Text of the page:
• Web analytics including product views and best sellers
• Product relationship data for accessories, cross sells, up sells, related products and dependant products
• Purchase history and profile data for personalized recommendations and promotions
Regardless of the shopping channel, all of these data assets in your ecommerce platform need to be leveraged to ensure that:
a. Customers have a holistic / consistent shopping experience, regardless of the channel
b. You can access reports and analytics at aggregate and channel level in one place for a "single view"
SOA (Service Oriented Architecture) allows any existing or future channel to consume these services, and services are exposed via simple APIs (Application Programming Interfaces) using lightweight RESTful* web services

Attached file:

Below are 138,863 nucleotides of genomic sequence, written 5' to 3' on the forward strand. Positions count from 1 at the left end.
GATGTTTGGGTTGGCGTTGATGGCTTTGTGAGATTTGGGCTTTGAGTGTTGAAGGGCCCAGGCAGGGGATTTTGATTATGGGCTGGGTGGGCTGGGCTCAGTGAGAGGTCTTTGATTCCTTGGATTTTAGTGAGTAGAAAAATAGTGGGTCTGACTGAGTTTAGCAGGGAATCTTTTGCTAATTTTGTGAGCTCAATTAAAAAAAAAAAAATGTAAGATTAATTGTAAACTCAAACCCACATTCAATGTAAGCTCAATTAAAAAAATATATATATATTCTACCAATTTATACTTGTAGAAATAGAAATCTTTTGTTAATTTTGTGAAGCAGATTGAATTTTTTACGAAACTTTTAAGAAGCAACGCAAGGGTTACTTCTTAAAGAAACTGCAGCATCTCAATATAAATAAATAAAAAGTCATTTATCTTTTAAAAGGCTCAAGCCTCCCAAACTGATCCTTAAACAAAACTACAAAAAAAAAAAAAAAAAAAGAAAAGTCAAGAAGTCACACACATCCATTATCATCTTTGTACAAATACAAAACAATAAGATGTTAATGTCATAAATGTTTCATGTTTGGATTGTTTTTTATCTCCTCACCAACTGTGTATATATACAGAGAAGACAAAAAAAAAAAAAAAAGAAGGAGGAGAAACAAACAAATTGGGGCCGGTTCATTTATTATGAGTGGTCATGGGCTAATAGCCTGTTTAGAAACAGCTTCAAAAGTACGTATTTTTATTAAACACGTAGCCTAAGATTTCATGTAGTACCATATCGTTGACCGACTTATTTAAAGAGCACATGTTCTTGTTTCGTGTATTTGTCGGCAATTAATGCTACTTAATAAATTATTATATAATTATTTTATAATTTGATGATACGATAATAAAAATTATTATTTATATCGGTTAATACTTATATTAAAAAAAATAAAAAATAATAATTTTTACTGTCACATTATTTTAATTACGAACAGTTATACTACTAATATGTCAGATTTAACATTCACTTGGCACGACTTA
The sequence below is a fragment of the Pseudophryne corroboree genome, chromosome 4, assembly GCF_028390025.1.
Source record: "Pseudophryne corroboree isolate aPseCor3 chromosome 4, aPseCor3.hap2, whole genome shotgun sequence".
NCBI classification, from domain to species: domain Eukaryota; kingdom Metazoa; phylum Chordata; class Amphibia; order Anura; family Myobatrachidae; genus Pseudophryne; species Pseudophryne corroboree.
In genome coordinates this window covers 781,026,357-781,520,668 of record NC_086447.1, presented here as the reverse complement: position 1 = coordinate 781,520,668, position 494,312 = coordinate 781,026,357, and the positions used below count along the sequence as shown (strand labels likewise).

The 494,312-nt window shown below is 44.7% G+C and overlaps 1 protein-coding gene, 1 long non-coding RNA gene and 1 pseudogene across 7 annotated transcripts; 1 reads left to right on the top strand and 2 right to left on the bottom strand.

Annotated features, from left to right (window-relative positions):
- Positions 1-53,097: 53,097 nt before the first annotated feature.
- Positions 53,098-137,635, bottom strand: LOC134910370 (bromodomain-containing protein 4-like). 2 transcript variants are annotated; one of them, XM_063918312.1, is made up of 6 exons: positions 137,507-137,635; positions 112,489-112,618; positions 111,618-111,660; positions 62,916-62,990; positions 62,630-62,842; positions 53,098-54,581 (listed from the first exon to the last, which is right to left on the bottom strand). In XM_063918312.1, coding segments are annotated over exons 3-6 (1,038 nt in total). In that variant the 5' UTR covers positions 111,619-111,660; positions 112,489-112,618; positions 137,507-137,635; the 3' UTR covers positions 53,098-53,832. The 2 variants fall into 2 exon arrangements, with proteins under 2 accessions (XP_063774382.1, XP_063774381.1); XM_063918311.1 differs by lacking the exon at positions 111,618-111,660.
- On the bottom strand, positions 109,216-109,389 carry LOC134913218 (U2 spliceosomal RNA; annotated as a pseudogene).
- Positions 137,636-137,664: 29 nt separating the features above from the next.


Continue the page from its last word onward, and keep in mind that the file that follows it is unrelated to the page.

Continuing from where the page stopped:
*REST or Representational State Transfer is an approach to software architecture that leverages existing protocols of the Web including XML (Extensible Markup Language) and HTTP (Hypertext Transfer Protocol) to pull information from a Web site
Retailers like Amazon, eBay and Best Buy are examples, they provide APIs for internal IT and 3rd party developers to build shopping widgets, mobile applications etc.
Holistic experience between website and mobile application
Example: Amazon.com retains shopping carts, saved lists and wishlists across shopping channels. The mobile application syncs with the Web account.
This is great for shoppers who research online and purchase offline. In the future, customers may be able to locate products in store via RFID chip to the exact aisle and shelf. Big box stores could introduce in-store maps to help customers find product.
Holistic view of order history
Great for both the customer and the retailer, customers can track orders regardless of channel origin. For retailers, the single view of all orders in a single system makes financial reporting, inventory control, sales reporting considerably simpler.
Holistic customer reviews